The 10 seconds that ended my 20-year marriage

the 10 seconds that ended my 20 year marriage
How women self sabotage relationships

It’s August in Northern Virginia, hot and humid. I still haven’t showered from my morning trail run. I’m wearing my stay-at-home-mom uniform — oversized Marine Corps sweats, T-shirt, Crocs flip flops, ponytail.

I feel safe in this uniform. It doesn’t hug any part of my body, allowing me to hide my physical failures.

In this uniform, I can pretend I’m acceptable, tolerable. It says I did something today, I tried. This look combined with toilets I scrubbed until they shine sends the message “I’m not a lazy pig, I’m valuable. Please keep me.”

This uniform is enough to make up for my lack of lipstick and style. It walks the line between disgusting and acceptable.

So far, it’s been enough that my husband is still willing to initiate sex with me once a month. The kind of sex you have because you need to feel worthy. The kind that lets him know you need him. Unfulfilling but purposeful.

It’s dinner time, so I’m busy in the kitchen slicing tomatoes and onions on the cutting board that I was instructed was to be used exclusively with the very expensive Shun knives I received as a Christmas present.

He comes in from the deck with a plate of hot burgers.

My gut said something was off. I pursued because I’m the pursuer. I went to him, hugged him, stepped back, my hands still on his shoulders, looked in his eyes, and said “Is everything okay? Are we okay?”

I know the answer. I always know the answer. I just didn’t know what it would be this time. Is this one forgivable?

Can I patch it up again? It’s like a tire with a slow leak. You fill it with air and when it lasts longer than you expect, you just keep driving on it.

But eventually, the tire goes flat and you’re no longer able to get the car to the repair shop. This — us — cannot get to a place of fixing.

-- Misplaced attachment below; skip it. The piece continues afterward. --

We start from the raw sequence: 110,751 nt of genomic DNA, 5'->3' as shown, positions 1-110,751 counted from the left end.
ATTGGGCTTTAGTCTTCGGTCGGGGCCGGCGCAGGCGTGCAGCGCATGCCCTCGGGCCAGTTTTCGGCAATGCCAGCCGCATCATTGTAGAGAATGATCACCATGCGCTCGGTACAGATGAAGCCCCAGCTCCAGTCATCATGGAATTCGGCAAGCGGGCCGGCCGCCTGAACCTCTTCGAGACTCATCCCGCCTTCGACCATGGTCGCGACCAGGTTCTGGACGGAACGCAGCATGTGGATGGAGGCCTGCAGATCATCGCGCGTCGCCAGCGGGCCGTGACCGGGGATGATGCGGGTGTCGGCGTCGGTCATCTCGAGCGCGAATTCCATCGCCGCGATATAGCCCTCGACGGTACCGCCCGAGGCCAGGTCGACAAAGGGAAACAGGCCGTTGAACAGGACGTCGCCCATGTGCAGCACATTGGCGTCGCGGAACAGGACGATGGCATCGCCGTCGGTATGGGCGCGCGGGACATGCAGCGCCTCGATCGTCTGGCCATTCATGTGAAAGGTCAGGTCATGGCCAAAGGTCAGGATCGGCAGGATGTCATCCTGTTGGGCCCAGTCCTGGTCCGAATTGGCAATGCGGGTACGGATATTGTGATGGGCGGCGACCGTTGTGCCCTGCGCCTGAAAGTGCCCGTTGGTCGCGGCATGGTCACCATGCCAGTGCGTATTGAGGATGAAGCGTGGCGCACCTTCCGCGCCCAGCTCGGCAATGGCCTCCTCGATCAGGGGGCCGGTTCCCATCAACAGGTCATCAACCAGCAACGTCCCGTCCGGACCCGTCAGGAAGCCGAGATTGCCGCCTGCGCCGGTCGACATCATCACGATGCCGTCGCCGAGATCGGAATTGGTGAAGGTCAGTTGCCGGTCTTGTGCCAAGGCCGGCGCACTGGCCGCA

“I told myself I’d tell you if you asked.”

No. No. Please, no.

“There’s this woman from my pas. We reconnected during our family trip to San Diego. I thought she’d brush me off again. We started talking. She makes me feel alive.”

I could feel the panic consume my body. I hate this place. It feels so shameful. I know I’ll do anything. I always do anything.

“Is it serious? Please don’t do this. We can fix it. We can make it work. What can I do? How can I make it better? Please let me make it better.”

I beg. I have no pride. I know this about me. He also knows this about me. This is who I am at my core — a desperate woman. A burden. I’m ashamed. Scared.

Embarrassed. Angry that I let this happen. This is my doing. I created this. I could be better, but I’m not. I’m a loser, posing as a winner.

Our marriage was built on fear and then thrived on it for 20 years. When he proposed, he knew this would guarantee his dying mother’s last wish — to experience being a grandmother in her lifetime.

He could avoid his fear of disappointing the woman he’d christened a saint — flawless.

And when I accepted his proposal, our binding contract assured me that I would not give away another baby as I’d done six years earlier — this one would become mine.

I’d create the family I’d dreamed about for nearly fifteen years when my dad left me, my mom, our family without a word.

Marrying a Marine would bring an exciting, nomadic life wrapped in a tightly confined package of government-backed security.

Now, nearly two decades later, I’ve worn my marriage and family as a medal around my neck — hefty and shiny.

I tuck it in my shirt because it’s not nice to flaunt your wins, but whenever the opportunity presents itself, I quickly, often self-righteously, pull out that medal and let it shine.

But I know the truth about my medal. Every time I pull it out, the shirt rubs a little more of the gold plating off and my neck is green from the cheap metal underneath. My whole marriage is made of cheap metal.

I continue to beg. He continues to be angry and disgusted.

I obsess about the plate of burgers sitting on the counter getting cold.

This was not the plan. We were going to eat burgers — the burgers that needed the buns I asked him to grab on his way home from work.

The buns he bought with deep resentment because he shouldn’t have to do this. The buns he put on the counter filled with anger because, for fuck’s sake, he earns all the money, now he has to do everything at home?

Until now, I pretended the anger and resentment weren’t there. I was happy to swallow my burger with a helping of self-hatred.

The plate is still sitting there. Can’t we just eat the goddamn burgers and get back to the business of posing?

We will not eat the burgers.

The winning has stopped.

My shirt was off and everyone — friends, family, the kids — saw my worn medal and green, stained neck.

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